Tangled humpback set free in daring rescue

WESTPORT, Wash. (CNN/KOMO/CASCADIA RESEARCH) — A daring rescue paid off when a tangled-up humpback whale was set free off the coast of Washington.

The crew on a crab boat was vital to saving the animal’s life, the humpback spotted just off the coast near the mouth of Grays Harbor on Tuesday.

The crew of the Pacific Girl knew the whale was in trouble when the captain saw it was tangled in crab pot lines.

Whale experts from Cascadia Research were called to the scene.

“We found this whale,” said John Calambokidis, who helped rescue the whale. “It looked like it was barely able to surface. It was surfacing with its head barely above water.”

The whale research and rescue group said the 40-foot whale was in danger of being dragged under by all of the fishing gear or by being wrapped so tight it wouldn’t survive much longer.

“It’s hard not to empathize with something because you see it there, and it really appears to be struggling,” said Erin Stehr, who also helped in the rescue.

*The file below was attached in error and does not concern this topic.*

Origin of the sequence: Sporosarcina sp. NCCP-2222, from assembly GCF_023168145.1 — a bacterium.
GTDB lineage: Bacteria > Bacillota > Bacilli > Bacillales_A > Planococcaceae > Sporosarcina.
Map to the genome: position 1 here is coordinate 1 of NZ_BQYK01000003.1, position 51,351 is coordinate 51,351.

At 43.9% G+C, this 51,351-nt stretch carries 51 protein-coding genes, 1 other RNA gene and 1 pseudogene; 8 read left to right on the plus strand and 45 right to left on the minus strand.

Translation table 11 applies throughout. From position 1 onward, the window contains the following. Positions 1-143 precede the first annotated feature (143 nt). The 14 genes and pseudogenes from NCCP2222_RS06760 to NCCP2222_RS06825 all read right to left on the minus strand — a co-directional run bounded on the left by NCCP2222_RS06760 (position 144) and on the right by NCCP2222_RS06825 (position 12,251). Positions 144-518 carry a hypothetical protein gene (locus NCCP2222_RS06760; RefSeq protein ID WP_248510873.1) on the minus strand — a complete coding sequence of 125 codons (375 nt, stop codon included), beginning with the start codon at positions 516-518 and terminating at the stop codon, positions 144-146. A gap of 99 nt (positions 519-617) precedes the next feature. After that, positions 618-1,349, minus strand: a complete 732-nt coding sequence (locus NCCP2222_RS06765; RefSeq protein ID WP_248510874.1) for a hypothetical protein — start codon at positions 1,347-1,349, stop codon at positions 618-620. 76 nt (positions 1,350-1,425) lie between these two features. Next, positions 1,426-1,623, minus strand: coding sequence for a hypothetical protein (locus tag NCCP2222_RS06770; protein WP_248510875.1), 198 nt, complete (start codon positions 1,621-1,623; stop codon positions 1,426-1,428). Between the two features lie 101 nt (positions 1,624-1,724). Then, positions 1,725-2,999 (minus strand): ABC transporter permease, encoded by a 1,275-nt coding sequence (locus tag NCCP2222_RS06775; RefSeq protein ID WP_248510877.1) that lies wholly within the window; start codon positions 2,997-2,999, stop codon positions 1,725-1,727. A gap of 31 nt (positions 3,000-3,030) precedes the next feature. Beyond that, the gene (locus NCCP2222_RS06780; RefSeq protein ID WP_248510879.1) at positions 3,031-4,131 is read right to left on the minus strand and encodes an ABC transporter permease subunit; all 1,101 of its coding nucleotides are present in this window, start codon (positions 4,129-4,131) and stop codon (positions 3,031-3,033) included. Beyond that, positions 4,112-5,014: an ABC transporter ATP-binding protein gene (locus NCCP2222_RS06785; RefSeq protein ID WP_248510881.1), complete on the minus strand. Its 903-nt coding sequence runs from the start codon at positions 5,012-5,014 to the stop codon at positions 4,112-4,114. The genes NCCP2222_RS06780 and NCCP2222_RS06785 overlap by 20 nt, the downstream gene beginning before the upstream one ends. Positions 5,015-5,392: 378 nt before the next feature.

The challenge was that the lines were all below the surface, and the whale wouldn’t come up long enough to grab hold.

This went on for an hour — until it happened. They were finally able to snag a line and cut the whale free.

“This one was one that looked like it was going to be really challenging — and difficult — and worked perfectly in the end, so we were quite happy with that,” said Calambokidis.

All the while, the crew of the Pacific Girl helped with the rescue.

Since this is the height of the crabbing season, that crew could have taken off and continued with its crabbing, but instead, it stayed with the operation the entire time.

It turns out, the crab pot floats and lines were from a fishing boat 50 miles to the south. That’s how far the humpback was dragging the load.

When it was all said and done, the rescue was over in a hurry.

“This whale took off fast enough that we saw it surface one series as it took off away from us once we freed it,” said Calambokidis.

They say whale flipped its fluke one time and took off, appearing uninjured.

“I think I still find myself smiling about it,” said Stehr. “It was a really incredible thing to be a part of.”

“It was one of our most perfect success stories,” said Calambokidis.

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